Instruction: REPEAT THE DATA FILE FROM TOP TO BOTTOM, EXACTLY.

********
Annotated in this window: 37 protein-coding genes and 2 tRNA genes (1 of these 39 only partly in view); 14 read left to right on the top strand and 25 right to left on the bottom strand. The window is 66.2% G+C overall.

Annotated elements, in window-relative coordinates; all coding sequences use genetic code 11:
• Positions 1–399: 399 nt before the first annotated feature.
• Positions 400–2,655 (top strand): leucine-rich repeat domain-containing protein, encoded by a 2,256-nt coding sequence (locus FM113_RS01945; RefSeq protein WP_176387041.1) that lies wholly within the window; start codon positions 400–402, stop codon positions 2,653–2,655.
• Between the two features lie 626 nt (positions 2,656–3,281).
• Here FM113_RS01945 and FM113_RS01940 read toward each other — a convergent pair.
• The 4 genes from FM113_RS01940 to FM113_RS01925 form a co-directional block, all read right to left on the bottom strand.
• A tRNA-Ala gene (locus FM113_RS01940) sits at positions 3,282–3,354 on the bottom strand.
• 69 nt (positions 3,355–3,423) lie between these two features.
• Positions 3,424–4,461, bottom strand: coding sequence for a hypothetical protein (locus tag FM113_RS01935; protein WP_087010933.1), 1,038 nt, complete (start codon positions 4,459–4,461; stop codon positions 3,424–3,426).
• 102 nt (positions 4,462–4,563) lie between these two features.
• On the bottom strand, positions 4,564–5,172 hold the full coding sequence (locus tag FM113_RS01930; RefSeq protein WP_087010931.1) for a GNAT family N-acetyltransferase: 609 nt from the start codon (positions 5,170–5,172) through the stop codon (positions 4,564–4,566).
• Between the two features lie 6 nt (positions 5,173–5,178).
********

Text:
Annotated in this window: 37 protein-coding genes and 2 tRNA genes (1 of these 39 only partly in view); 14 read left to right on the top strand and 25 right to left on the bottom strand. The window is 66.2% G+C overall.

Annotated elements, in window-relative coordinates; all coding sequences use genetic code 11:
• Positions 1–399: 399 nt before the first annotated feature.
• Positions 400–2,655 (top strand): leucine-rich repeat domain-containing protein, encoded by a 2,256-nt coding sequence (locus FM113_RS01945; RefSeq protein WP_176387041.1) that lies wholly within the window; start codon positions 400–402, stop codon positions 2,653–2,655.
• Between the two features lie 626 nt (positions 2,656–3,281).
• Here FM113_RS01945 and FM113_RS01940 read toward each other — a convergent pair.
• The 4 genes from FM113_RS01940 to FM113_RS01925 form a co-directional block, all read right to left on the bottom strand.
• A tRNA-Ala gene (locus FM113_RS01940) sits at positions 3,282–3,354 on the bottom strand.
• 69 nt (positions 3,355–3,423) lie between these two features.
• Positions 3,424–4,461, bottom strand: coding sequence for a hypothetical protein (locus tag FM113_RS01935; protein WP_087010933.1), 1,038 nt, complete (start codon positions 4,459–4,461; stop codon positions 3,424–3,426).
• 102 nt (positions 4,462–4,563) lie between these two features.
• On the bottom strand, positions 4,564–5,172 hold the full coding sequence (locus tag FM113_RS01930; RefSeq protein WP_087010931.1) for a GNAT family N-acetyltransferase: 609 nt from the start codon (positions 5,170–5,172) through the stop codon (positions 4,564–4,566).
• Between the two features lie 6 nt (positions 5,173–5,178).